Archive for September, 2011

Writing a blog takes courage. I remember the hesitation and ‘queasy’ feeling I had the first time I hit the “publish” icon on my blog.   But, we have an amazing group of  school and district leaders who are putting themselves out there in new ways this fall.  While, as school and district administrators we often write for a public audience, blogging does feel different from writing a school newsletter. The content might be similar, but it is more personal than a  Principal’s Message on the front page of a newsletter.

We often talk about the many changes happening in education and how we, as leaders, need to model the change.  We want students to take the risks, own their learning, be ready to make mistakes but to learn from them as well,  and to create content for the digital world.  We can help by modelling all of this.

On so many levels, what our leaders are doing in West Vancouver is very powerful.  Our leaders are redefining how we communicate with teachers, students, parents, and the community.  The fear? It is that technology will make our world less personal, but so far, the blogs by our principals and others are having the opposite effect; the writers seem more human, the stories more real, as they share stories about their schools in their own words.

So, what are they blogging about?  Here is a sample:

Cathie Ratz, Principal at Irwin Park, recently blogged about (here) their use of appreciative inquiry and how they are using the book How Full is Your Bucket with students.

Michelle Labounty, Principal at Ridgeview Elementary, picked up on a theme we spent some time exploring last year in the district, and shared thoughts (here) around Parents as Partners.

Brad Lund, Principal at Caulfeild Elementary, is tracking the progress of the schools new iDEC (Inquiry based Digitally Enhanced Community) program in his blog.  He recently shared (here) some of the initial responses to the new venture.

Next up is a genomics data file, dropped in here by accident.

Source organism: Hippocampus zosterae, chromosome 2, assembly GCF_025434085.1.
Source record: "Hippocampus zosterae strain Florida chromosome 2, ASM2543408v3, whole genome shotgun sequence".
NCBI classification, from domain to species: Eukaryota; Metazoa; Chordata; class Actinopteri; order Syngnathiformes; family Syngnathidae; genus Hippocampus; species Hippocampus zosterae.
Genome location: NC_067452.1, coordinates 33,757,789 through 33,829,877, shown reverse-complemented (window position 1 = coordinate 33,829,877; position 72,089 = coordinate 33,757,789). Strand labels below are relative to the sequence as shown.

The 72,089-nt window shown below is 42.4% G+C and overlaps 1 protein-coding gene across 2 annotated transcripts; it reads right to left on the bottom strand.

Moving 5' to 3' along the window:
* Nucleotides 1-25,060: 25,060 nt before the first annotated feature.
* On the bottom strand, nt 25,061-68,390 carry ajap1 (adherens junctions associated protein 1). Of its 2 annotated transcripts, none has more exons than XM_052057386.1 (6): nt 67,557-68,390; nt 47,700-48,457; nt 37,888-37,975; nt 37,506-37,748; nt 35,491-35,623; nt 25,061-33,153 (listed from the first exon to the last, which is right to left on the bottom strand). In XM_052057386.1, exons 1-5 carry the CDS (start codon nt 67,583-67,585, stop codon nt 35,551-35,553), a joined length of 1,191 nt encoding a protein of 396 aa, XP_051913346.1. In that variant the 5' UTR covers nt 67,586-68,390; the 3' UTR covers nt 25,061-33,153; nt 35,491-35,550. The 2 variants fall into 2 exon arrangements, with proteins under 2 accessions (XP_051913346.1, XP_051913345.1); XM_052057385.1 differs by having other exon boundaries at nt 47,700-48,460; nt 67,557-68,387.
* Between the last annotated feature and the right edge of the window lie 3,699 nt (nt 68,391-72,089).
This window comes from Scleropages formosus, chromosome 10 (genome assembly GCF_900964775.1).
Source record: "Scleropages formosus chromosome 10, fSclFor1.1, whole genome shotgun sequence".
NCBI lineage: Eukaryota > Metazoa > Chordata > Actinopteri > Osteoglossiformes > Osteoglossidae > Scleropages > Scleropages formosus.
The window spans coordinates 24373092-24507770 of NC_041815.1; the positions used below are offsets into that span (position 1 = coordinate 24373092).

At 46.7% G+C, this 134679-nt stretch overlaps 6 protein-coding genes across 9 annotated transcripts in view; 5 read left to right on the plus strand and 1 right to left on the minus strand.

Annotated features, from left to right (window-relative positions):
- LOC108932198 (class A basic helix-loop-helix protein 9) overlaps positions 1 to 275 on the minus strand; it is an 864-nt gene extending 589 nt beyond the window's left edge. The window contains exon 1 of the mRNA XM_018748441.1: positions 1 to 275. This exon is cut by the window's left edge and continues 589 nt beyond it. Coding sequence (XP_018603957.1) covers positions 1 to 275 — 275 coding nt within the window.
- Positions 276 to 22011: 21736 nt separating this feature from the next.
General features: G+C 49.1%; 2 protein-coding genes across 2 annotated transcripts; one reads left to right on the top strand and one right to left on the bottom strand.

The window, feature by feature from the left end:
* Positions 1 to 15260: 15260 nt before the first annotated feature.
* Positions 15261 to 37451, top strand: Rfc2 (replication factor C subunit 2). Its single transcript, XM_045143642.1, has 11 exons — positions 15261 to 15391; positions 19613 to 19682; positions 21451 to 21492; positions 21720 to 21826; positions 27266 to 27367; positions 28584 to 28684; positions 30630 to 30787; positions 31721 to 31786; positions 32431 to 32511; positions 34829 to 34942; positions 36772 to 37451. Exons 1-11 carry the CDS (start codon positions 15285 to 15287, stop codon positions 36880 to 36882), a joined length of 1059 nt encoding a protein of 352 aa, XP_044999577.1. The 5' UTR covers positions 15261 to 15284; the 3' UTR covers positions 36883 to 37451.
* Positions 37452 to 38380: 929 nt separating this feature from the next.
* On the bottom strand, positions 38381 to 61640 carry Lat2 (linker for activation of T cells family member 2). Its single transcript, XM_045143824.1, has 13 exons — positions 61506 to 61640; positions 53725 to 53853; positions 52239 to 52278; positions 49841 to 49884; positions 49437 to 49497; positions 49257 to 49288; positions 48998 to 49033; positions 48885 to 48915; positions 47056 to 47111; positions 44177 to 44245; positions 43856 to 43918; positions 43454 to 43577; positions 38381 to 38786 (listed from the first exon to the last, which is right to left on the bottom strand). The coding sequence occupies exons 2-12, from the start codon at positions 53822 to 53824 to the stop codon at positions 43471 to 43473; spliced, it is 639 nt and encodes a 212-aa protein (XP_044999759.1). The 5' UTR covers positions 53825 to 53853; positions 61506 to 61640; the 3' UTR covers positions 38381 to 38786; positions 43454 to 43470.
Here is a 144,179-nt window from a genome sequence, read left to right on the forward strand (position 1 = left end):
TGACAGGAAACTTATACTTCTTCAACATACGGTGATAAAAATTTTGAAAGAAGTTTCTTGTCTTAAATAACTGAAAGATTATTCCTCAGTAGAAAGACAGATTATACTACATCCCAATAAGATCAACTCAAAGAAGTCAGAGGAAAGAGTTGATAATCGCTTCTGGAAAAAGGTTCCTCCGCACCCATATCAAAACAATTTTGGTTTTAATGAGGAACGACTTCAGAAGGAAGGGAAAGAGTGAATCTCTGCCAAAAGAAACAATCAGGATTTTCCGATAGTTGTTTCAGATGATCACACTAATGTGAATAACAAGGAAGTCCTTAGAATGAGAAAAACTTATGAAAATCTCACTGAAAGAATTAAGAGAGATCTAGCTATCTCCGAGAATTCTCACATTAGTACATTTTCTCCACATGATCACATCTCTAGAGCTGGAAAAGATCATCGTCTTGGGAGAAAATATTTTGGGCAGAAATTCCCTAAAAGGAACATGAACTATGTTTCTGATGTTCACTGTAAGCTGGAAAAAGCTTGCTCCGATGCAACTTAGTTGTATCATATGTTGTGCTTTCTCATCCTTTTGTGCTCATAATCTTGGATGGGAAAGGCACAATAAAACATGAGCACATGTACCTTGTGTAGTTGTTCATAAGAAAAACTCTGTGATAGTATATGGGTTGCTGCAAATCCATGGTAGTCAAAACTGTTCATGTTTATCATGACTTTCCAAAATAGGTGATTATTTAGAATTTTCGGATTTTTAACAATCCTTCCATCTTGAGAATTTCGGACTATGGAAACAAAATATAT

Steve Rauh, Principal at West Vancouver Secondary, is a ‘veteran’ blogger, having started his blog last year. He regularly writes posts as a way to shine a light on the different programs or areas in his school, and recently wrote about the Best Buddies organization (here).

Jennifer Pardee, Principal at Bowen Island Community School, focused on place-based education and the key role the local community plays as a primary resource for learning (here).

Val Brady, Principal at Hollyburn Elementary School, shared research from People for Education on the Top 6 Secrets to Student Success (here)

Our District Leaders are also blogging . . .

Gary Kern, Director of Technology and Innovation, shared some thoughts on what parents can do to help their children with digital literacy (here).

Lynne Tomlinson, Director of Learning Services, wrote this past week about the power of professional learning teams (here).

Jody Langlois, Director of Student Services, picked up on our opening day presentation and added her thoughts to the work of Dr. Stuart Shanker (here)